LINE: NT Cory Grissom is the only returning starter here, but two top recruits in the 2009 and 2010 signing classes were defensive linemen. After redshirting behind George Selvie and Jason Pierre-Paul as a freshman, Giddins became more of a factor down the stretch in 2010. He had 3.5 tackles for loss, two sacks and an interception in the final seven games, including two starts. T Keith McCaskill and E Patrick Hampton are fifth-year seniors who have played plenty of snaps the past two seasons. They are the projected starters, but Chandler is worth watching. Chandler, out of powerhouse Miami Northwestern, was a four-star prospect and the No. 20 player in the state in the 2010 recruiting class.
LINEBACKERS: USF loses leading tackler Jacquian Williams, who was the team's biggest surprise last season. But his loss doesn't seem so bad when the returnees at the position are Barrington and Lattimore, who are on their way to being two of the best at their position in the league. Barrington had 65 tackles and 6.5 tackles for loss last season, while Lattimore capped a standout freshman season with nine tackles and 2.5 tackles for loss in the bowl win over Clemson. Redshirt freshman Reshard Cliett, a former safety, impressed during the spring and could take a spot at outside linebacker. The Bulls will have some depth and flexibility at the position with junior college transfer Mike Juene, who was a high school teammate of Barrington's at Jacksonville Parker, and Michael Lanaris, who started the opener last season at middle linebacker. Barrington could play on the outside with Lanaris in the middle.
SECONDARY: Three starters return in the secondary - CB Quenton Washington and Ss Jon Lejiste and Jerrell Young. USF's playmakers are in the front seven, but the back end of the defense can't be ignored. The three returning starters accounted for only five interceptions last season (three from Young), but the Bulls ranked in the top 40 nationally in pass efficiency defense. Kayvon Webster, who has started 10 games in the past two seasons, moves into the vacant cornerback slot.
USF had high hopes that backup WR Lindsey Lamar would become a more consistent factor on offense - not that the Bulls are complaining about his special teams production. He returned two kickoffs for touchdowns last season and averaged 26.6 yards per return. Mitchell averaged 11 yards per punt return as a freshman. Maikon Bonani is as reliable a kicker as there is in the Big East. He suffered a broken vertebrae in a 35-foot fall from a ride at Busch Gardens in Tampa, causing him to miss the 2009 season, but he returned to make 17-of-21 field goals last season. The major question on special teams is at punter. Jason Brockhaus-Kann handled punting duties last season, but he's under pressure from Chris Veron after he averaged only 37.6 yards per kick. The coverage teams need to improve.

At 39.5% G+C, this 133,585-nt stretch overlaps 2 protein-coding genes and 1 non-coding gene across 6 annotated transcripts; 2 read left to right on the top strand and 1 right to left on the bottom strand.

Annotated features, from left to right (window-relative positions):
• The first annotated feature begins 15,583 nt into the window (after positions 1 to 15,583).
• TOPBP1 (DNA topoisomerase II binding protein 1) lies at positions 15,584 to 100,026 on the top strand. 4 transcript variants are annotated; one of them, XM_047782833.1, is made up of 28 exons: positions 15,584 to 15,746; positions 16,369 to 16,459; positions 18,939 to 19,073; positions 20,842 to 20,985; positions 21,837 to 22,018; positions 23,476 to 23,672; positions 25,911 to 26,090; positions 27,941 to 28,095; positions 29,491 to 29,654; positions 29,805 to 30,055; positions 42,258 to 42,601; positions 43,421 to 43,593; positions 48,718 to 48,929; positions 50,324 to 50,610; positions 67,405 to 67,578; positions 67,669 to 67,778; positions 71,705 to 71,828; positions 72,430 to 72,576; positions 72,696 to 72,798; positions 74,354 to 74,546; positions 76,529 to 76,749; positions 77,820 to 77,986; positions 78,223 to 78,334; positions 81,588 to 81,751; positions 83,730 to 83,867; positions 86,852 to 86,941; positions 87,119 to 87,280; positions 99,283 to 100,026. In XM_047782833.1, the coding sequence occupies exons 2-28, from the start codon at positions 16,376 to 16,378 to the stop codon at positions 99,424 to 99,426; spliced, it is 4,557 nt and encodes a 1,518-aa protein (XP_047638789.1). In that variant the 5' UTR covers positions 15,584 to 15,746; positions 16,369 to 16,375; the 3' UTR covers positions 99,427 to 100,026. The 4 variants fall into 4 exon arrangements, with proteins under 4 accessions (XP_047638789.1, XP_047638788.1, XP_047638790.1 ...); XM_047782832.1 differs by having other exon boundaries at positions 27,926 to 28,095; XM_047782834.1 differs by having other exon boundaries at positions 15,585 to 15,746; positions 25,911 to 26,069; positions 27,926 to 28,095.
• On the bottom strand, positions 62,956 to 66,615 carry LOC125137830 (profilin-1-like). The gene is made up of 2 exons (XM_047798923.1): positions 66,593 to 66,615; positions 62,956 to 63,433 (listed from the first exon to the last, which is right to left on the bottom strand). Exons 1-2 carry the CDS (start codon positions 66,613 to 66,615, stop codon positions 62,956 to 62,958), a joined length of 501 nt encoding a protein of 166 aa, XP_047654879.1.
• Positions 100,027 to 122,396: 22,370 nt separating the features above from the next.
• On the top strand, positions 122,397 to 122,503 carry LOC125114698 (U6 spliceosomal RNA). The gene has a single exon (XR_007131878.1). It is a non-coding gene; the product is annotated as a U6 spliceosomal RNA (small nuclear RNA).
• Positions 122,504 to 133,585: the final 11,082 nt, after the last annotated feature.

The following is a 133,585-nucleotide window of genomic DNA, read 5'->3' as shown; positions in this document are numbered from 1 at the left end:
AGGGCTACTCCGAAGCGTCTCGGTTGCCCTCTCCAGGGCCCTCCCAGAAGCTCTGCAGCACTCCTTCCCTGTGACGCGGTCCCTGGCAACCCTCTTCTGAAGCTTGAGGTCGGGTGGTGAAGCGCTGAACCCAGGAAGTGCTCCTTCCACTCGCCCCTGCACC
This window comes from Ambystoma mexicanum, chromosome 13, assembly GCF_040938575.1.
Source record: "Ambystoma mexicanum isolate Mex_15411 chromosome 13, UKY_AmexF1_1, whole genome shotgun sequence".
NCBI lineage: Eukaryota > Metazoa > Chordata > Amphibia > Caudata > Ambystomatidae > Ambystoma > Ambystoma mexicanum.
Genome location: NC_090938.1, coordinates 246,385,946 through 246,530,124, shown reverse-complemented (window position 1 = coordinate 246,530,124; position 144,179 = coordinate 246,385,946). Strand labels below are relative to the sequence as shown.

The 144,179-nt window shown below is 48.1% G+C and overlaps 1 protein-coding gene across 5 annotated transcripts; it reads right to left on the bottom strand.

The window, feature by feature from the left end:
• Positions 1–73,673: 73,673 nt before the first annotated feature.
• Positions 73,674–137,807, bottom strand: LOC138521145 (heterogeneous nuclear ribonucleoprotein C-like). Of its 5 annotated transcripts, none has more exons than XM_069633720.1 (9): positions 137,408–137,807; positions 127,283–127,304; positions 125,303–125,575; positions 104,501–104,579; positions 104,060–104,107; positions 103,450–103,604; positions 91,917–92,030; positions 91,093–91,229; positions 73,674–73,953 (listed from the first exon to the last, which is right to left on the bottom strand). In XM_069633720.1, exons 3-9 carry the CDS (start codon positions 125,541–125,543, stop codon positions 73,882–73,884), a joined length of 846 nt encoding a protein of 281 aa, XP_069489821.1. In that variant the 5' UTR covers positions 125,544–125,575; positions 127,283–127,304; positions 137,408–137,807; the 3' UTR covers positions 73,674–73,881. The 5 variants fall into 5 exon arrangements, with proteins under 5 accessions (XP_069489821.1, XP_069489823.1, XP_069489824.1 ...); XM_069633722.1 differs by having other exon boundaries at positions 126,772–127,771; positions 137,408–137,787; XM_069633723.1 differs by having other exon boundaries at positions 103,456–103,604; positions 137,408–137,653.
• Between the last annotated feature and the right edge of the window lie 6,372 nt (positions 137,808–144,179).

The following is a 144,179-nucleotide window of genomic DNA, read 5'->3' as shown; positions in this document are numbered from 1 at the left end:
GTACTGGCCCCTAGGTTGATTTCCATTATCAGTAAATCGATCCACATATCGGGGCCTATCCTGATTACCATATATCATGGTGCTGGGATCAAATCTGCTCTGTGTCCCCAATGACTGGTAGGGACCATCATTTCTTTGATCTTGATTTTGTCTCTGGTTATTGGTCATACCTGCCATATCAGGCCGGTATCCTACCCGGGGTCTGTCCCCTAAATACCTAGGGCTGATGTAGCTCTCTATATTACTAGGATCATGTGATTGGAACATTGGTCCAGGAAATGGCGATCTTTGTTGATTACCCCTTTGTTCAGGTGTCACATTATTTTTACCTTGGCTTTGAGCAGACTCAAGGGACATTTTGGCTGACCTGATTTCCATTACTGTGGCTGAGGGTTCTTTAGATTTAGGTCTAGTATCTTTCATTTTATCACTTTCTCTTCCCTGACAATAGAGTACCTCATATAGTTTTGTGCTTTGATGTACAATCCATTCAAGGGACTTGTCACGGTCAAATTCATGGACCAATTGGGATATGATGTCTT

THE RECRUITING SIDE
Average national ranking past five years: 53rd
Buzz: Skip Holtz and the Bulls finished their 2011 class with a bang when they landed in-state DT Elkino Watson. Watson, a Miami native, opted for USF over, among others, Florida and Miami. USF also added five offensive linemen, addressing a serious need at the position. So far in 2012 the Bulls have just over a half-dozen commitments, and their recent additions of TE Sean Price and CB Chris Bivins are a strong indication that USF is aiming to land some talented in-state prospects. - CHRIS NEE
USF hopes Scott can make the most of his second chance. Scott was the top running back and the No. 6 overall prospect in the 2008 recruiting class. He was the subject of a heated recruitment between Texas and Colorado before he landed with the Buffaloes. But once on campus, he ceased to be a major factor and rushed for just 438 yards in his two seasons in Boulder. He's hoping to rebuild his career in Tampa. Thanks to depth at running back and the focus on Daniels, Scott doesn't need to be the savior of the offense. But if Scott can be USF's first 800-yard back since Andre Hall in 2005, the offense could take a major step forward.
Since 2006, USF's season openers have been little more than tune-ups - the Bulls have faced McNeese State twice, Elon, UT Martin, Wofford and Stony Brook in past seasons. That makes the opening road trip to Notre Dame a bit of a departure. After that, USF can take a deep breath for most of the rest of the month. A bizarre five-game stretch to start the Big East season likely will determine USF's hopes to win the league. Four of those games - from Sept. 29 to Nov. 11 - will be on the road. October could be a valuable time to regroup and get healthy, or it will sap momentum. The Bulls play only twice in a span of 35 days. USF wraps up its season at home against Miami, Louisville and West Virginia. By then, that stretch could be program-defining or meaningless.
Since joining the Big East, USF has been good enough to reach six consecutive bowls, the longest active streak in the league after West Virginia's nine. Yet the Bulls have struggled just to post a winning record in the league. This may be the season to buck that trend. The defense should be one of the best in the conference, and the offense has enough pieces to contend. The program has had its share of breakthrough moments through the years; this may be its best chance to have a breakthrough season.